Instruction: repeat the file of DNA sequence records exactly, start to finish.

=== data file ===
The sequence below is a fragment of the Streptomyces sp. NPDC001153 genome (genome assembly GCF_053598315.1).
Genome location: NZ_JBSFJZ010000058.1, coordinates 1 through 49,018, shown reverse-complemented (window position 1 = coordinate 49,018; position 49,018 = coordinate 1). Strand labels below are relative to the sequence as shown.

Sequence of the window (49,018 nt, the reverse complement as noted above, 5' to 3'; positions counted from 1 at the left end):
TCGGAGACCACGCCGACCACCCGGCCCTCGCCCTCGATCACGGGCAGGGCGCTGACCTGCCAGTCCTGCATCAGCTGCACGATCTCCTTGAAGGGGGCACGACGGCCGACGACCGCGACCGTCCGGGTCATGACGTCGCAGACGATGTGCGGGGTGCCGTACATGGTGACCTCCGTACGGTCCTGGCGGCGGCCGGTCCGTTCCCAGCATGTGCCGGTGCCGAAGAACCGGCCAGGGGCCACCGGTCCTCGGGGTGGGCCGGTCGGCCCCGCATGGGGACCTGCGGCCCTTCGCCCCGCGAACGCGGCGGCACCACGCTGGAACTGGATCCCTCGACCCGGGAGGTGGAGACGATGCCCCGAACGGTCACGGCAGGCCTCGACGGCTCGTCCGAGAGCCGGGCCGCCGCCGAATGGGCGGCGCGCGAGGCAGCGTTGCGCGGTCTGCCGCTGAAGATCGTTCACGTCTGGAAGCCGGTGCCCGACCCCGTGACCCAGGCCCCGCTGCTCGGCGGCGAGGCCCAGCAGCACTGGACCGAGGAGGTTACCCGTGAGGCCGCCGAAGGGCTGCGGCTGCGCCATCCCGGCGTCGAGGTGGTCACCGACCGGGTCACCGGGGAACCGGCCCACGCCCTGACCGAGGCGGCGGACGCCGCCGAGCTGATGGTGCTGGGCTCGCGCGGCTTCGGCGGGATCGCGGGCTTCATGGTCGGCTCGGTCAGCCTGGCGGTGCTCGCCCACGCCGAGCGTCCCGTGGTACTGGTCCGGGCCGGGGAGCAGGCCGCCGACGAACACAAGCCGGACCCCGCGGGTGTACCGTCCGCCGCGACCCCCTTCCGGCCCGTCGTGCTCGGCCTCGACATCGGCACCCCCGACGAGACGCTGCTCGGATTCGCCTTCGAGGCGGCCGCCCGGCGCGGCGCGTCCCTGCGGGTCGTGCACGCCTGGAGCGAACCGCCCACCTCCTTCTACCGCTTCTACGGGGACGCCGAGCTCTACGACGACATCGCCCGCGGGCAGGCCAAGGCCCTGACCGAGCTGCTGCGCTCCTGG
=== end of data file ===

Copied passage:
The sequence below is a fragment of the Streptomyces sp. NPDC001153 genome (genome assembly GCF_053598315.1).
Genome location: NZ_JBSFJZ010000058.1, coordinates 1 through 49,018, shown reverse-complemented (window position 1 = coordinate 49,018; position 49,018 = coordinate 1). Strand labels below are relative to the sequence as shown.

Sequence of the window (49,018 nt, the reverse complement as noted above, 5' to 3'; positions counted from 1 at the left end):
TCGGAGACCACGCCGACCACCCGGCCCTCGCCCTCGATCACGGGCAGGGCGCTGACCTGCCAGTCCTGCATCAGCTGCACGATCTCCTTGAAGGGGGCACGACGGCCGACGACCGCGACCGTCCGGGTCATGACGTCGCAGACGATGTGCGGGGTGCCGTACATGGTGACCTCCGTACGGTCCTGGCGGCGGCCGGTCCGTTCCCAGCATGTGCCGGTGCCGAAGAACCGGCCAGGGGCCACCGGTCCTCGGGGTGGGCCGGTCGGCCCCGCATGGGGACCTGCGGCCCTTCGCCCCGCGAACGCGGCGGCACCACGCTGGAACTGGATCCCTCGACCCGGGAGGTGGAGACGATGCCCCGAACGGTCACGGCAGGCCTCGACGGCTCGTCCGAGAGCCGGGCCGCCGCCGAATGGGCGGCGCGCGAGGCAGCGTTGCGCGGTCTGCCGCTGAAGATCGTTCACGTCTGGAAGCCGGTGCCCGACCCCGTGACCCAGGCCCCGCTGCTCGGCGGCGAGGCCCAGCAGCACTGGACCGAGGAGGTTACCCGTGAGGCCGCCGAAGGGCTGCGGCTGCGCCATCCCGGCGTCGAGGTGGTCACCGACCGGGTCACCGGGGAACCGGCCCACGCCCTGACCGAGGCGGCGGACGCCGCCGAGCTGATGGTGCTGGGCTCGCGCGGCTTCGGCGGGATCGCGGGCTTCATGGTCGGCTCGGTCAGCCTGGCGGTGCTCGCCCACGCCGAGCGTCCCGTGGTACTGGTCCGGGCCGGGGAGCAGGCCGCCGACGAACACAAGCCGGACCCCGCGGGTGTACCGTCCGCCGCGACCCCCTTCCGGCCCGTCGTGCTCGGCCTCGACATCGGCACCCCCGACGAGACGCTGCTCGGATTCGCCTTCGAGGCGGCCGCCCGGCGCGGCGCGTCCCTGCGGGTCGTGCACGCCTGGAGCGAACCGCCCACCTCCTTCTACCGCTTCTACGGGGACGCCGAGCTCTACGACGACATCGCCCGCGGGCAGGCCAAGGCCCTGACCGAGCTGCTGCGCTCCTGG